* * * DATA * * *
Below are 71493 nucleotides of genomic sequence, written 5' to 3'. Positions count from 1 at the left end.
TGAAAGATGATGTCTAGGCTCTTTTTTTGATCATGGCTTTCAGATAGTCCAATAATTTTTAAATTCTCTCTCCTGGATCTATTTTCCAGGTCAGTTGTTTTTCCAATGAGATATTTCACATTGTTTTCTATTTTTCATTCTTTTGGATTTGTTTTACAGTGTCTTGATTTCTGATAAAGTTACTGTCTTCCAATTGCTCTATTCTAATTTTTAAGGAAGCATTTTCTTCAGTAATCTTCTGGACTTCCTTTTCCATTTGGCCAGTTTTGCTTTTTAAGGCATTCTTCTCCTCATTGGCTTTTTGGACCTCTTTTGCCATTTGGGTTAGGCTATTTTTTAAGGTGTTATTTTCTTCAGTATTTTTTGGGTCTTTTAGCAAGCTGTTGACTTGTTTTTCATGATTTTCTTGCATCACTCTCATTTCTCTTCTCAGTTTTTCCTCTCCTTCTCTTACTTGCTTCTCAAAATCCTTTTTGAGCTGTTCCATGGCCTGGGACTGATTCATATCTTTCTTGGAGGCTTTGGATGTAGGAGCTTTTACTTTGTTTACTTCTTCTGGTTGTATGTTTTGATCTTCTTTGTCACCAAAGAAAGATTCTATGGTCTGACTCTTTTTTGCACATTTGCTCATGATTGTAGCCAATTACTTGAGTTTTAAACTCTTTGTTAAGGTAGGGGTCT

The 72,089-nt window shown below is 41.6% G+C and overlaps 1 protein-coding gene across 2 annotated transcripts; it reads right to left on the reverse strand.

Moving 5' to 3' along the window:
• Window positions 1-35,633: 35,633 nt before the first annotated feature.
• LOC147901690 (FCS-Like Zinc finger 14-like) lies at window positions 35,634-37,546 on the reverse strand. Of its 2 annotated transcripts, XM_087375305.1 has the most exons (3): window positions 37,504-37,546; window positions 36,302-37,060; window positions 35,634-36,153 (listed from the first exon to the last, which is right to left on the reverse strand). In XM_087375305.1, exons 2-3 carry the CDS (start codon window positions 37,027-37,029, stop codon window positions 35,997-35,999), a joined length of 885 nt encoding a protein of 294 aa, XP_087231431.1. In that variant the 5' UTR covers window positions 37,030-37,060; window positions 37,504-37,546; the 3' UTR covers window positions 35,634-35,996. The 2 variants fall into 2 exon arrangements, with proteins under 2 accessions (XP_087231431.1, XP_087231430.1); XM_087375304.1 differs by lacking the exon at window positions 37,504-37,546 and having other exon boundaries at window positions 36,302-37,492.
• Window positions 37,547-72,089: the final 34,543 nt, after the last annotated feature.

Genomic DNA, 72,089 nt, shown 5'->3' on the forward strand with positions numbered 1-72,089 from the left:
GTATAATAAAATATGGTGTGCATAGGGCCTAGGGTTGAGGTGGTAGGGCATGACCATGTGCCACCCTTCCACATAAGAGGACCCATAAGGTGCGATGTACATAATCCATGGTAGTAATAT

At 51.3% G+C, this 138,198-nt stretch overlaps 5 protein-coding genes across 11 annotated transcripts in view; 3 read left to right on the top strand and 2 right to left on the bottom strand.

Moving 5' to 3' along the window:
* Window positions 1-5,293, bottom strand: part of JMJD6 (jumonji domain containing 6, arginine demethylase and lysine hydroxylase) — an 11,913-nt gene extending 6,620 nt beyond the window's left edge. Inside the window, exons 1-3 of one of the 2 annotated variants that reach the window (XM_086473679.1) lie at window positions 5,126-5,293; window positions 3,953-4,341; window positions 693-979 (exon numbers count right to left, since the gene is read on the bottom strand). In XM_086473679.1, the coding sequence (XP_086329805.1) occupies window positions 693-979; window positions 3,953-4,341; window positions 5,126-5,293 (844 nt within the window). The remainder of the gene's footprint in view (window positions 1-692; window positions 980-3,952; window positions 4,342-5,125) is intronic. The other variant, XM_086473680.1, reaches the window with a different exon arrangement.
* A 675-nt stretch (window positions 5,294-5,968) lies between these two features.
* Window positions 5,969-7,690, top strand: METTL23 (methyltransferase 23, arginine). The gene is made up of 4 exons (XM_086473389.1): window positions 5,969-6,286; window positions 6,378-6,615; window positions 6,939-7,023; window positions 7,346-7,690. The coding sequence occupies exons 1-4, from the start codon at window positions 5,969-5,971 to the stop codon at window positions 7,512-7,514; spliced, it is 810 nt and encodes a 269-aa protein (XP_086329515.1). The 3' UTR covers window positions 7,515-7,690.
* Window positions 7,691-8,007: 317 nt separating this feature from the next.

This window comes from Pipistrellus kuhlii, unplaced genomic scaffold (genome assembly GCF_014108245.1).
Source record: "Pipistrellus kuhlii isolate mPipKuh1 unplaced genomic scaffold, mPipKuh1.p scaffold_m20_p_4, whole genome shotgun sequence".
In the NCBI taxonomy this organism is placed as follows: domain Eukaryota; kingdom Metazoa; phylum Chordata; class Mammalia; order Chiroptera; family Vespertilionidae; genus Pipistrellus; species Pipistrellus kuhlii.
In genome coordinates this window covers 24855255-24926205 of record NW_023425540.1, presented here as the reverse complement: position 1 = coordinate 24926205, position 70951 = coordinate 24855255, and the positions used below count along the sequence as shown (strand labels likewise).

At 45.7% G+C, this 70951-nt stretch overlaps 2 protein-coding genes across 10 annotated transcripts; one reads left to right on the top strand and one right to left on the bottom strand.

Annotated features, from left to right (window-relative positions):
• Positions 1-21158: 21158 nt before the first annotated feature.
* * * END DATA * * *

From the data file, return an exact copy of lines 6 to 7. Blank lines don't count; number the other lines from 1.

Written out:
• LOC147901690 (FCS-Like Zinc finger 14-like) lies at window positions 35,634-37,546 on the reverse strand. Of its 2 annotated transcripts, XM_087375305.1 has the most exons (3): window positions 37,504-37,546; window positions 36,302-37,060; window positions 35,634-36,153 (listed from the first exon to the last, which is right to left on the reverse strand). In XM_087375305.1, exons 2-3 carry the CDS (start codon window positions 37,027-37,029, stop codon window positions 35,997-35,999), a joined length of 885 nt encoding a protein of 294 aa, XP_087231431.1. In that variant the 5' UTR covers window positions 37,030-37,060; window positions 37,504-37,546; the 3' UTR covers window positions 35,634-35,996. The 2 variants fall into 2 exon arrangements, with proteins under 2 accessions (XP_087231431.1, XP_087231430.1); XM_087375304.1 differs by lacking the exon at window positions 37,504-37,546 and having other exon boundaries at window positions 36,302-37,492.
• Window positions 37,547-72,089: the final 34,543 nt, after the last annotated feature.